i don't think so, it's pretty obvious the mold and mildew was from having berber carpet and pad in a bathroom....
one minor problem you may have is resetting a toilet. be sure the flange and flooring are the right height.

DM

Maintenance 6 06-18-2009 09:53 AM

I surely wouldn't go to the hassle and expense of pulling the floor up if it's still solid. Sand the high spots a little if you have to. I wouldn't even pull the rusty nails. Install some galvanized ones next to them or the stainless you talked about. You are going to cover this whole thing and seal anything in there away from your living space. If there was any mold in there, it will go dormant when the moisture is removed. The whole thing does not appear to have an extreme mold problem. More or less typical.

Bahar 02-14-2011 10:23 PM

Quote:

Originally Posted by Moody (Post 287921)
Hello everyone,
I just bought a house in Las Vegas, Nv. I got a great deal on a foreclosure and it needed some work as expected.

I am planning on installing some ceramic tile. Well today I pulled out the berber carpet, padding, and baseboards from the upstairs bathroom and this is what I found...
Attachment 11222

Attachment 11224

Attachment 11225

Now it looks as though the lower portion of the drywall behind the toilet needs to be replaced. Im unsure if its acceptable to proceed with laying cement board over the plywood subfloor. I have treated the area with a bleach solution.

Any advice would be greatly appreciated

Thanks




Attachment 11222

It is always better to have a professional come in and take care of the mold if you do not know what to do, I was told that bleach is not a cure all for black mold however there is a solution you can use I just don't remember the name I know about it because I watch Income Property with Scott McGillavray and he had mentioned it numerous times I also watch Holmes on Homes and in a situation like this Mike just replaced all the flooring wood and all etc... Be careful and stay safe with this situation!!!

rusty baker 02-14-2011 10:55 PM

Just be careful. All those home repair shows, give some wrong advice. Even Holmes.

CyFree 02-15-2011 10:52 AM

According to both the U.S. Center for Disease Control and the Environmental Protection Agency, there is no 100% effective or safe way to completely kill or cleanup mold from an organic, porous and absorbent surface, such as drywall, plywood, and fiberglass insulation.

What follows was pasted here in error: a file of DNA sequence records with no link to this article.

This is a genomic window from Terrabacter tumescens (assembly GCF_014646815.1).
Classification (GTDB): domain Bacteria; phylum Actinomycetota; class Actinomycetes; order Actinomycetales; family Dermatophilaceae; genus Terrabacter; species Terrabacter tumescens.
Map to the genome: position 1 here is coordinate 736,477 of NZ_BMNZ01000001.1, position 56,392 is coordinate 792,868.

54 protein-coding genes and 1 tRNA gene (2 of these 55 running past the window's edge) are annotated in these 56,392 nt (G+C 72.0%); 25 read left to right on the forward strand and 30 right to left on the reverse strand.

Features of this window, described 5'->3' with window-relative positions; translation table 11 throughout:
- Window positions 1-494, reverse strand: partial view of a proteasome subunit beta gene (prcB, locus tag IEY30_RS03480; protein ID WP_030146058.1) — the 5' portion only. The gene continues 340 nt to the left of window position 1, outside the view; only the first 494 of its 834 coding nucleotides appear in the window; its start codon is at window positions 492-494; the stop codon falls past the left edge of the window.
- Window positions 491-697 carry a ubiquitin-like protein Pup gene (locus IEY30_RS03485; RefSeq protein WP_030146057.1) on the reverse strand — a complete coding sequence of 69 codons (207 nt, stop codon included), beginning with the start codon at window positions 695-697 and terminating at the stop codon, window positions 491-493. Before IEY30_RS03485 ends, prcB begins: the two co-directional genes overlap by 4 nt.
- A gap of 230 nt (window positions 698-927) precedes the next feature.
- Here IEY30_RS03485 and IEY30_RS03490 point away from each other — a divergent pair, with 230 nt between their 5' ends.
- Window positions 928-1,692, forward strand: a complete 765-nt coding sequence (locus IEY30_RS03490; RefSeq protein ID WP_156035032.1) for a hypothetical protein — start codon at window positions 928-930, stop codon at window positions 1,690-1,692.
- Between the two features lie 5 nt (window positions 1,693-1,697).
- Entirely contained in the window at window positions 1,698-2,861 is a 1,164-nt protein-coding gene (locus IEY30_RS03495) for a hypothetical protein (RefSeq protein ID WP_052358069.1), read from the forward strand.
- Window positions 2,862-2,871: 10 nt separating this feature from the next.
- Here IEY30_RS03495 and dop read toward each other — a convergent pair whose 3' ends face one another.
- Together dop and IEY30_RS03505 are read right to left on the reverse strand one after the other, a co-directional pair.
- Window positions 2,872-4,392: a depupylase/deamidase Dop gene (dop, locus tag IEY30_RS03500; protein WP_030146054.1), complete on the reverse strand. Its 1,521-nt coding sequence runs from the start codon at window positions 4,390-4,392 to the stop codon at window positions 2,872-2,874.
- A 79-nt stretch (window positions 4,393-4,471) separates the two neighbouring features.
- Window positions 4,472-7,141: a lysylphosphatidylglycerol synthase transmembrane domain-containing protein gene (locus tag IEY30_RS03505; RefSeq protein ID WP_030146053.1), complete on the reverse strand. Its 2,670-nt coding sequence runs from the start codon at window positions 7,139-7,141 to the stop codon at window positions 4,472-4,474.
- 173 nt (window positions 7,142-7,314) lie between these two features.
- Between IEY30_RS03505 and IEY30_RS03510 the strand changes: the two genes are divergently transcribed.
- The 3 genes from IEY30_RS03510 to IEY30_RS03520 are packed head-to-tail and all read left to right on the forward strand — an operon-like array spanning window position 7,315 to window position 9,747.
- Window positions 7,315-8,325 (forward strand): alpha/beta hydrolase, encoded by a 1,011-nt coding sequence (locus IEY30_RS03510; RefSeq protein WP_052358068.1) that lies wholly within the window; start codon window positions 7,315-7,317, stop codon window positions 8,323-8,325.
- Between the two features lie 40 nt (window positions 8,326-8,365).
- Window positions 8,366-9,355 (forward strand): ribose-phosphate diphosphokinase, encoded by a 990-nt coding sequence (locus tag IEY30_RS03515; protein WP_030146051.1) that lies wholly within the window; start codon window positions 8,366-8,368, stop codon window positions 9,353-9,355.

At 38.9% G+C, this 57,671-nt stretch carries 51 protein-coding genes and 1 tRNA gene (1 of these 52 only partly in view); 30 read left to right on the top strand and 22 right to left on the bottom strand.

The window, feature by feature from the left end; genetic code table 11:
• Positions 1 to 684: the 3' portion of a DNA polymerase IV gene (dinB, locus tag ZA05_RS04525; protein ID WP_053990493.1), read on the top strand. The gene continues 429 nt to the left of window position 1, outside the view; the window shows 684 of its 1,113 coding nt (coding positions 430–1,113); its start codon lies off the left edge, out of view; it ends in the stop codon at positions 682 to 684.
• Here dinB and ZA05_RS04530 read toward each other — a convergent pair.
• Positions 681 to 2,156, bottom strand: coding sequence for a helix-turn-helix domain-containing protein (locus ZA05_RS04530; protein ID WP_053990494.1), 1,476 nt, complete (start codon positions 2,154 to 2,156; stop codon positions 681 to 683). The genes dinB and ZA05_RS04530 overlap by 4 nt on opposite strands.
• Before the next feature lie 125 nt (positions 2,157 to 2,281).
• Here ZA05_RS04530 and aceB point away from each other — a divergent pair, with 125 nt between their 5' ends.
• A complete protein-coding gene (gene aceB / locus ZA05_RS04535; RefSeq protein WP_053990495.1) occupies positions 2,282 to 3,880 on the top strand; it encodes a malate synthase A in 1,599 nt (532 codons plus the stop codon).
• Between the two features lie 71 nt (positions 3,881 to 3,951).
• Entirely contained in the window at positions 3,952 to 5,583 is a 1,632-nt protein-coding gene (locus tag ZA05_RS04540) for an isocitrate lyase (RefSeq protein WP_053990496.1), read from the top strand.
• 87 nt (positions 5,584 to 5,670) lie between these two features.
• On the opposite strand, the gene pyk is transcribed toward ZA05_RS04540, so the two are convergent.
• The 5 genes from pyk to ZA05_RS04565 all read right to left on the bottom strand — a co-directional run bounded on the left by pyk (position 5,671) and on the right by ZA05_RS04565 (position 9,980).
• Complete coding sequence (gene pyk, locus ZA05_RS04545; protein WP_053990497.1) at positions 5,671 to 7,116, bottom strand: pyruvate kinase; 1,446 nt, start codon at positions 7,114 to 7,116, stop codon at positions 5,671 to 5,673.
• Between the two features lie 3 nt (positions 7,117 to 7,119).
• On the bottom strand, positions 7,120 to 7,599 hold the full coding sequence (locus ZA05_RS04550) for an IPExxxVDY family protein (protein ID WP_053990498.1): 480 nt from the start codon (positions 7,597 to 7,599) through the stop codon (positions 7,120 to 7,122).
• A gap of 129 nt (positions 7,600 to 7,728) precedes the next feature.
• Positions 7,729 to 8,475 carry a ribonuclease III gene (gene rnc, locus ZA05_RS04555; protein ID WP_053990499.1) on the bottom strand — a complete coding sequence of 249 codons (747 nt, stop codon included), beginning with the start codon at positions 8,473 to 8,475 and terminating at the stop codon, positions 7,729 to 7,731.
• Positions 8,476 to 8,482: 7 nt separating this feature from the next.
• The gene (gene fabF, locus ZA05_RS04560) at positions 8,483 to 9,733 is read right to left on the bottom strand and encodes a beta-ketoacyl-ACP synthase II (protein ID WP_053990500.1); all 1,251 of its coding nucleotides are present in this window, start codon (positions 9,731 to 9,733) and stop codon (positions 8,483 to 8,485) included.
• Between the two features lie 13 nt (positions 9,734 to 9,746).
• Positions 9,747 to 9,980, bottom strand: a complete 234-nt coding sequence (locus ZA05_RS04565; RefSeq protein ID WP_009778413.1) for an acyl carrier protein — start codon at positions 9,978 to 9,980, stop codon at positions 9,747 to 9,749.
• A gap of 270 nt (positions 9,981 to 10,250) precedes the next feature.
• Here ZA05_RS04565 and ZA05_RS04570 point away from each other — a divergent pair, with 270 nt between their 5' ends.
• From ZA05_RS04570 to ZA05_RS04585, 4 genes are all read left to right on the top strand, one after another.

Once the mold settles in these, it spreads deep in the material and chemicals will usually not penetrate the core deep enough to kill it.

They clearly state that these materials should be completely and carefully removed and discarded, rather than threated with any kind of chemicals.

I'd strongly suggest you consider that before you spend all that money to remodel the whole bathroom, only to see mold coming back a few weeks down the road.

nolamar 02-16-2011 01:32 AM

3 Attachment(s)
I know this is an older thread, but what caught me is you said there's swollen subfloor. That's from moisture damage and should be replaced. Looks like you did a good job of cleanup, but mold doesn't clean up well. Here's what I found after tile and tub removal:

Attachment 29871

The subfloor was soft, swollen and splitting apart under the tub, so removed. See here:

Attachment 29872

So, we replaced the subfloor under the tub area as well as replace the wallboard that was moldy. No good to just clean it.

Attachment 29873

JohnRocks 03-17-2011 05:31 PM

looking much better.. nice job!

<*(((>< 03-17-2011 09:36 PM

Kilz does not help that situation (at least that is what a mold specialist said) unless they have come out with a EPA registered mold paint, there are special paints that are EPA registered for mold. I've talked with a mold remediator contractor and he recommended that you have a HEPA mask and a HEPA filter in a shop vac, and sand down the moldy areas and vacuum the dust. He said to make special sure that you don't touch your eye or around your eye when handling the mold situation as it can cause blindness if the mold gets started on your eye. He also said any infected insulation and drywall should be thrown away as it absorbs the mold and it spreads throughout the drywall. It was his recommendation that you go one foot around the last are of mold found on a particular wall.

These are just his recommendations to me when I hired him for a consult on a foreclosed house that had the plumbing pipes freeze because it wasn't winterized in time and there was mold throughout the house.